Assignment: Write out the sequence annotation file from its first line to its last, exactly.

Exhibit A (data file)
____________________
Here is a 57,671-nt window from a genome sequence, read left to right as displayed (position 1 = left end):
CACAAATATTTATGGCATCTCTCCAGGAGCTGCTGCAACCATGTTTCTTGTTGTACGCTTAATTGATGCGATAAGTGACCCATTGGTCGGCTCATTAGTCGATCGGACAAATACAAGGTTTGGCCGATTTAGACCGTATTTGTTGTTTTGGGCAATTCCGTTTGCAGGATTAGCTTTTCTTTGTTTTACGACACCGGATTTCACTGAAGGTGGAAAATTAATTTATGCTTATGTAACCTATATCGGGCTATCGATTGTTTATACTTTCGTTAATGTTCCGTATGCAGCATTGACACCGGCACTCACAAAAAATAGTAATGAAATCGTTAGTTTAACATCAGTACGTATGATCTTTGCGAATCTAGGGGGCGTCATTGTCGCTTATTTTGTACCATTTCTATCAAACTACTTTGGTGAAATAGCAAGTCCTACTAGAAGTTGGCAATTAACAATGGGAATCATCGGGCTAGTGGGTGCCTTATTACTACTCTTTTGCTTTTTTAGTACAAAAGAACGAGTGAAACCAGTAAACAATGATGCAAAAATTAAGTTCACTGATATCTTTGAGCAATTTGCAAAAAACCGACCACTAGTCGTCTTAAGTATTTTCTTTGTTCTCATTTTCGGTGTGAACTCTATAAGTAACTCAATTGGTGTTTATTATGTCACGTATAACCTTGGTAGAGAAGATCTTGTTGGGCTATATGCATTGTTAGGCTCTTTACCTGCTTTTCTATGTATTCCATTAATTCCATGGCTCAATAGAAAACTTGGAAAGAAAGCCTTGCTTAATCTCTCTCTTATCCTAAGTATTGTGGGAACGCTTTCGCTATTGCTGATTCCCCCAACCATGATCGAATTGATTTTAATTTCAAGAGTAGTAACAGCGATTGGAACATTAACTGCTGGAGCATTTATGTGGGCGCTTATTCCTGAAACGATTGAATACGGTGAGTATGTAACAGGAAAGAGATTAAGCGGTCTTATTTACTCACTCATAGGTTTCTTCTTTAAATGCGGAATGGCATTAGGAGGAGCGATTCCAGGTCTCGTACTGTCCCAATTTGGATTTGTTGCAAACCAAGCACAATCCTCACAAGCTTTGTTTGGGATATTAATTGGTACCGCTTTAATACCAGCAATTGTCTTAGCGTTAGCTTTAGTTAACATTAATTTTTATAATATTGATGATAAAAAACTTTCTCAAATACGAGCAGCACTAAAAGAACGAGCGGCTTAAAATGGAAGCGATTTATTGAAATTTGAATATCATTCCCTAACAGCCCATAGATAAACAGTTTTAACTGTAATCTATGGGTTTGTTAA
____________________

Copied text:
Here is a 57,671-nt window from a genome sequence, read left to right as displayed (position 1 = left end):
CACAAATATTTATGGCATCTCTCCAGGAGCTGCTGCAACCATGTTTCTTGTTGTACGCTTAATTGATGCGATAAGTGACCCATTGGTCGGCTCATTAGTCGATCGGACAAATACAAGGTTTGGCCGATTTAGACCGTATTTGTTGTTTTGGGCAATTCCGTTTGCAGGATTAGCTTTTCTTTGTTTTACGACACCGGATTTCACTGAAGGTGGAAAATTAATTTATGCTTATGTAACCTATATCGGGCTATCGATTGTTTATACTTTCGTTAATGTTCCGTATGCAGCATTGACACCGGCACTCACAAAAAATAGTAATGAAATCGTTAGTTTAACATCAGTACGTATGATCTTTGCGAATCTAGGGGGCGTCATTGTCGCTTATTTTGTACCATTTCTATCAAACTACTTTGGTGAAATAGCAAGTCCTACTAGAAGTTGGCAATTAACAATGGGAATCATCGGGCTAGTGGGTGCCTTATTACTACTCTTTTGCTTTTTTAGTACAAAAGAACGAGTGAAACCAGTAAACAATGATGCAAAAATTAAGTTCACTGATATCTTTGAGCAATTTGCAAAAAACCGACCACTAGTCGTCTTAAGTATTTTCTTTGTTCTCATTTTCGGTGTGAACTCTATAAGTAACTCAATTGGTGTTTATTATGTCACGTATAACCTTGGTAGAGAAGATCTTGTTGGGCTATATGCATTGTTAGGCTCTTTACCTGCTTTTCTATGTATTCCATTAATTCCATGGCTCAATAGAAAACTTGGAAAGAAAGCCTTGCTTAATCTCTCTCTTATCCTAAGTATTGTGGGAACGCTTTCGCTATTGCTGATTCCCCCAACCATGATCGAATTGATTTTAATTTCAAGAGTAGTAACAGCGATTGGAACATTAACTGCTGGAGCATTTATGTGGGCGCTTATTCCTGAAACGATTGAATACGGTGAGTATGTAACAGGAAAGAGATTAAGCGGTCTTATTTACTCACTCATAGGTTTCTTCTTTAAATGCGGAATGGCATTAGGAGGAGCGATTCCAGGTCTCGTACTGTCCCAATTTGGATTTGTTGCAAACCAAGCACAATCCTCACAAGCTTTGTTTGGGATATTAATTGGTACCGCTTTAATACCAGCAATTGTCTTAGCGTTAGCTTTAGTTAACATTAATTTTTATAATATTGATGATAAAAAACTTTCTCAAATACGAGCAGCACTAAAAGAACGAGCGGCTTAAAATGGAAGCGATTTATTGAAATTTGAATATCATTCCCTAACAGCCCATAGATAAACAGTTTTAACTGTAATCTATGGGTTTGTTAA